- A disposable N95 can be worn for several hours and multiple shifts if it is not wet or distorted, if it was not touched while delivering patient care and is not involved in an aerosol-generating procedure (per CDC guidelines).
Why are we wearing procedural masks and not N95s?
At this time, COVID-19 appears to be transmitted primarily through large respiratory droplets. Procedure masks help to provide protection against respiratory droplet spread. In addition, although not thought to be a major route of transmission, there are some data to indicate COVID-19 viral shedding in the presymptomatic stage. Wearing procedure masks in a more generalized manner may help to prevent spread from persons with presymptomatic shedding or persons with very mild disease. Finally, wearing a procedure mask very effectively contains respiratory secretions and may prevent an infected provider from spreading the virus to patients or coworkers. In contrast, N95 respirators provide a higher level of filtration and are important in clinical situations where infectious droplets could become aerosolized. This primarily occurs in specific clinical situations such as when a patient is intubated or undergoes bronchoscopy. N95 respirators are difficult to wear for long periods of time and are impractical for generalized use. Also, the supply of N95 respirators is smaller and our supply would not support universal use. We must reserve N95 use for patients with known or suspected COVID-19 and high risk situations.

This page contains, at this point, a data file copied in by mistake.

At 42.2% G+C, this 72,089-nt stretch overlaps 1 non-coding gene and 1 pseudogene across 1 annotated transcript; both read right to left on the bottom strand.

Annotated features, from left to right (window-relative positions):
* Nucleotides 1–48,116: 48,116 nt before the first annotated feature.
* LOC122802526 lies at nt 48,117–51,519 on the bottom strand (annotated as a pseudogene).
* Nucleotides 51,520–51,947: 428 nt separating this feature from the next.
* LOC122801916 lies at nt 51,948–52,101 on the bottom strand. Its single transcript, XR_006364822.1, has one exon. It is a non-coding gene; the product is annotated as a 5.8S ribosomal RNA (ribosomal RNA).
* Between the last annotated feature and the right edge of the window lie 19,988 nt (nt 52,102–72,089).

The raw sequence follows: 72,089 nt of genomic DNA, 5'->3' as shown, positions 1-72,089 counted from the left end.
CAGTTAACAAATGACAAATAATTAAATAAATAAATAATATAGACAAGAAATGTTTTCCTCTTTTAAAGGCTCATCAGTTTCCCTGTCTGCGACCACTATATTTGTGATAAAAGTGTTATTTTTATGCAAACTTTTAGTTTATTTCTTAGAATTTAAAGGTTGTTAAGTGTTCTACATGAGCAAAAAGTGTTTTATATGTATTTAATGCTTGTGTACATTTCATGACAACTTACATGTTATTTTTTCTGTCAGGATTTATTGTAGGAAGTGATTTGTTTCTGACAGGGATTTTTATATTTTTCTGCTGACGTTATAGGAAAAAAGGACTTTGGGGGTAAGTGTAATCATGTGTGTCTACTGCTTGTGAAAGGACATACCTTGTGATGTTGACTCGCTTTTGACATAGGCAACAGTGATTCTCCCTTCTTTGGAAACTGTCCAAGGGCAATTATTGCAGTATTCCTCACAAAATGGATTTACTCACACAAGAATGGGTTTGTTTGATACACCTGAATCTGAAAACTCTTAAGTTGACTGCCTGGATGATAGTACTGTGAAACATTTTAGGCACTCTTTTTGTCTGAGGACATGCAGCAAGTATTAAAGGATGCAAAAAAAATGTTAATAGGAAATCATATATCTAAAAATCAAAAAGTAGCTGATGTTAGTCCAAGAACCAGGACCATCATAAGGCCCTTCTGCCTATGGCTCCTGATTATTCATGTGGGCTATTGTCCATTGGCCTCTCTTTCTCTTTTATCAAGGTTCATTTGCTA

The following images are intended to provide clarification to avoid potential errors in the proper use and re-use of face masks.
Figure 1 – This image demonstrates approved wear of face mask. Facemask is shown secured over nose and mouth.
Figure 2 – This image shows the correct way to store mask when not in use. Notice the exterior of the mask is facing DOWN.
Figure 3 – This image shows the correct way to store a surgical mask when not in use. Notice the exterior of the mask is facing DOWN and ties are placed carefully away from the inside of the mask
Figure 4 – This image demonstrates inappropriate wear of the procedure mask. Procedure mask should not be pulled under mouth
Figure 5 – This image demonstrates inappropriate wear of the procedure mask. Procedure mask should not be pulled under chin
Figure 6 – This image demonstrates inappropriate use of procedure mask. Procedure mask should not be kept on the elbow when not in use
Figure 7 – This image demonstrates inappropriate wear of the surgical mask. Surgical mask should not hang from lower ties
Figure 8 – This image demonstrates the wrong way to place mask when not in use. Notice the exterior of the mask if facing up. This is not correct
Figure 9 – This image demonstrates the wrong way to store surgical mask when not in use. Notice the exterior of the mask if facing up and ties are touching the interior of the mask. This is not correct.